Noted analyst Meredith Whitney is back in the news with a prediction that local governments are nearing a financial “inflection point” that could result in them not honoring their debt obligations.
In late 2010, she was out with a controversial call on “60 Minutes” that the muni bond market would suffer massive defaults.
That forecast hasn’t panned out, although it did trigger a short-term shock in muni bonds and ETFs that invest in the sector. [Meredith Whitney Sticks to Her Guns]
Muni bond ETFs have trended higher the past few months despite San Bernardino recently becoming the third municipality in California to file for bankruptcy. [Muni Bond ETFs Yawn at Latest Bankruptcy]
In a CNBC appearance this week, Whitney forecast more financial stress ahead for local governments.
“You haven’t seen state and local governments cut to the degree they have,” she said. “Now you reach a point where it’s an inflection point: At what cost am I going to honor my pension obligations?”
High-net-worth investors like muni bonds for their tax exemptions.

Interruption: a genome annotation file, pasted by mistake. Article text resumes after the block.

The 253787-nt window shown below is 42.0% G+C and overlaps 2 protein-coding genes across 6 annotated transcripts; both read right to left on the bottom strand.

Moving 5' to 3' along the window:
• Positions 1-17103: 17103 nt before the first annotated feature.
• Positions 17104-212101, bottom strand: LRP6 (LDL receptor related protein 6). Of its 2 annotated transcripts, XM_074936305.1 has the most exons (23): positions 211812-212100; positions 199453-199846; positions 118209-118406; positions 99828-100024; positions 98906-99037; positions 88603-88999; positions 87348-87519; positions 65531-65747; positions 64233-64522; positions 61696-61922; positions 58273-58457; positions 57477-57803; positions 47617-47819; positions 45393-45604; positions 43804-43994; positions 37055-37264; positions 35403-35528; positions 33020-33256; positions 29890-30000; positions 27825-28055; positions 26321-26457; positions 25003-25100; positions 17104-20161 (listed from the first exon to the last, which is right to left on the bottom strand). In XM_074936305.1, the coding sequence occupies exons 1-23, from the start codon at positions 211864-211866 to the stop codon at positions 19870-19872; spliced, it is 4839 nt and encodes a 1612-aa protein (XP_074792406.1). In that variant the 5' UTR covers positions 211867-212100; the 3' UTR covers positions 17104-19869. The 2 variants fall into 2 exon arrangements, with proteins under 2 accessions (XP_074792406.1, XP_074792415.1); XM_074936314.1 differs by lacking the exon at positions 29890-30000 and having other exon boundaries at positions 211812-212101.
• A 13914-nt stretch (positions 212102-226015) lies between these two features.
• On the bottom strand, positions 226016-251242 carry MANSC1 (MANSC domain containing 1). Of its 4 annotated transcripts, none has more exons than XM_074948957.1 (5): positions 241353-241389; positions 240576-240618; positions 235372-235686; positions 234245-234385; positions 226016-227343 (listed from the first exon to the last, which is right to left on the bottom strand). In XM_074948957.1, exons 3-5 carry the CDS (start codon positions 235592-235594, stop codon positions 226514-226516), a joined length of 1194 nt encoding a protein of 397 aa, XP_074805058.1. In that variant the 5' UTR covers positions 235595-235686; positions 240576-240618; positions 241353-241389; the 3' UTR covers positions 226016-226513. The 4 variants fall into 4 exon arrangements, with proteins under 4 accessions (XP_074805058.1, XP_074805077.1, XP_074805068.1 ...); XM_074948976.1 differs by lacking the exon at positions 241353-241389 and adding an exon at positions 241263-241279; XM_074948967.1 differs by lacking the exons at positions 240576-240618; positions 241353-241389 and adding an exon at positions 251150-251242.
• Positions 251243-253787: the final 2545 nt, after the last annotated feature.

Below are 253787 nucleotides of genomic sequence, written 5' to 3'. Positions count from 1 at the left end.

Although defaults are historically rare in the muni bond market, holding a broad-based ETF provides “the benefit of diversification to help protect investors from the idiosyncratic risk of holding any individual issue,” says Morningstar analyst Timothy Strauts in a report on iShares S&P National Municipal Bond Fund (NYSEArca: MUB).
“The credit issues of municipals are not an impending panic that will hit the market all at once like the Greek sovereign-debt crisis. Each municipality has its own unique and varied issues that will be confronted on their own schedule. Owning a diversified fund like MUB will help smooth out any issues an individual issuer runs into,” he adds. “Normally a very docile sector of the market, muni bonds have increased risk because of the budget issues at state and local governments.”
iShares S&P National Municipal Bond Fund
The opinions and forecasts expressed herein are solely those of John Spence, and may not actually come to pass. Information on this site should not be used or construed as an offer to sell, a solicitation of an offer to buy, or a recommendation for any product.